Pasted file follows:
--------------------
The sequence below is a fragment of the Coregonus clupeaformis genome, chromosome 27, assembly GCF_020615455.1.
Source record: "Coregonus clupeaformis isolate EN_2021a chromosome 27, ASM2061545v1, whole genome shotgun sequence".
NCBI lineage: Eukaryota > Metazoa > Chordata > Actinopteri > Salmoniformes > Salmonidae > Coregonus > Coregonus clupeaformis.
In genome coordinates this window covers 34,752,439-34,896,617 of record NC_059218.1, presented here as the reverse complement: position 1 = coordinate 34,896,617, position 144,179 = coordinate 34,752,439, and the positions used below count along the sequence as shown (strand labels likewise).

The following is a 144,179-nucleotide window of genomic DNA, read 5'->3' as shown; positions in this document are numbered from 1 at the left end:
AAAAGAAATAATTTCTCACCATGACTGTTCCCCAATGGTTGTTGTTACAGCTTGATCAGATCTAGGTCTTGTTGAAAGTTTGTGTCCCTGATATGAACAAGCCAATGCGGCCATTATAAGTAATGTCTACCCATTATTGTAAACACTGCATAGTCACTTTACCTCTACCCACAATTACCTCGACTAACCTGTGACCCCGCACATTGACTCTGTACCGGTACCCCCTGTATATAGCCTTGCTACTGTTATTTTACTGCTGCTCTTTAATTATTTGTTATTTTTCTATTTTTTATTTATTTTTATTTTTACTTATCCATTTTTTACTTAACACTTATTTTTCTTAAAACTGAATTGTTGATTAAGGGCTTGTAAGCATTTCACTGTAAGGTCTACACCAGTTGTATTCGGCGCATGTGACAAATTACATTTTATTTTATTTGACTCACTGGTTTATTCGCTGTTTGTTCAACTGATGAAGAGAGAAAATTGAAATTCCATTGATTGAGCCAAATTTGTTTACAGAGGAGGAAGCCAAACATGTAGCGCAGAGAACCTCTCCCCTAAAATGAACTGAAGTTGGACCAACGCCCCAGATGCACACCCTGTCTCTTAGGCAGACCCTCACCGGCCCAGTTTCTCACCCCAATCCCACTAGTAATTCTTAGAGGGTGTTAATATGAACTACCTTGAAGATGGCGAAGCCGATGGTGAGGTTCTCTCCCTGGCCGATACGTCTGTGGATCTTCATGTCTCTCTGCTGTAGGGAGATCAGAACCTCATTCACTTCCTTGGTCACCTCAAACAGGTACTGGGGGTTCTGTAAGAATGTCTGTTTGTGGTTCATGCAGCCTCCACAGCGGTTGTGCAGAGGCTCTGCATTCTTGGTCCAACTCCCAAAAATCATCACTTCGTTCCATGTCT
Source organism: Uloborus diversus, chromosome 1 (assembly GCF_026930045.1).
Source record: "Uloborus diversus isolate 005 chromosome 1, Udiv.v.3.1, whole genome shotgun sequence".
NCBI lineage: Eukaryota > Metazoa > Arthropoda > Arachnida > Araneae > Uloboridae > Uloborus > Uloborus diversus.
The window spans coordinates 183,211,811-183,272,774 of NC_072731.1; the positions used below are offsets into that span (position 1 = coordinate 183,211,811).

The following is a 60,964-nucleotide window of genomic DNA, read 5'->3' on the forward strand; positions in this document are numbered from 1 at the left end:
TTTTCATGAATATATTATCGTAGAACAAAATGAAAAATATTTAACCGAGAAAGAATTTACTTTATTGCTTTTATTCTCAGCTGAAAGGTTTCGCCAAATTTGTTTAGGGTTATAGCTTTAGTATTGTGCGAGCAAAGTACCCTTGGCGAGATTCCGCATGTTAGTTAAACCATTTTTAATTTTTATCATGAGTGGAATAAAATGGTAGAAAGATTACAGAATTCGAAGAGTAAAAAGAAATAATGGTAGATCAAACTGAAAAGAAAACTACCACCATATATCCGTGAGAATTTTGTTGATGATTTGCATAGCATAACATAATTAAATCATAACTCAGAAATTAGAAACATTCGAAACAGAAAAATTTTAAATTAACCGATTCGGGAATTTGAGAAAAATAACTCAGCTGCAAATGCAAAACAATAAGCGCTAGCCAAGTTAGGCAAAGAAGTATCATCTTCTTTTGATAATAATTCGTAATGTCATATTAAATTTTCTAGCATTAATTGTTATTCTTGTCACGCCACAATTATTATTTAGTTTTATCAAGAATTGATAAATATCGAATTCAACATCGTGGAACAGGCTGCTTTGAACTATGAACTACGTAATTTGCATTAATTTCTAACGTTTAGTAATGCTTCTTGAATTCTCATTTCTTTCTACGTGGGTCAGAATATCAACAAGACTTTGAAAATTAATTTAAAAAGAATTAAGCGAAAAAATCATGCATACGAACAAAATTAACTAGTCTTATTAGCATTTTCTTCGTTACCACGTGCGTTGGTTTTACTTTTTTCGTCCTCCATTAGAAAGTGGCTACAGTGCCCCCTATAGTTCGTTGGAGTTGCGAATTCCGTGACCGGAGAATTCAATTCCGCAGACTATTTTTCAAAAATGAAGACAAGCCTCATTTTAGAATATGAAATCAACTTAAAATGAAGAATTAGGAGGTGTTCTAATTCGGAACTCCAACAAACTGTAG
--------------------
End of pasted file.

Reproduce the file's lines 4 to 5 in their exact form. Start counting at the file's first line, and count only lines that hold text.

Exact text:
In genome coordinates this window covers 34,752,439-34,896,617 of record NC_059218.1, presented here as the reverse complement: position 1 = coordinate 34,896,617, position 144,179 = coordinate 34,752,439, and the positions used below count along the sequence as shown (strand labels likewise).

The following is a 144,179-nucleotide window of genomic DNA, read 5'->3' as shown; positions in this document are numbered from 1 at the left end: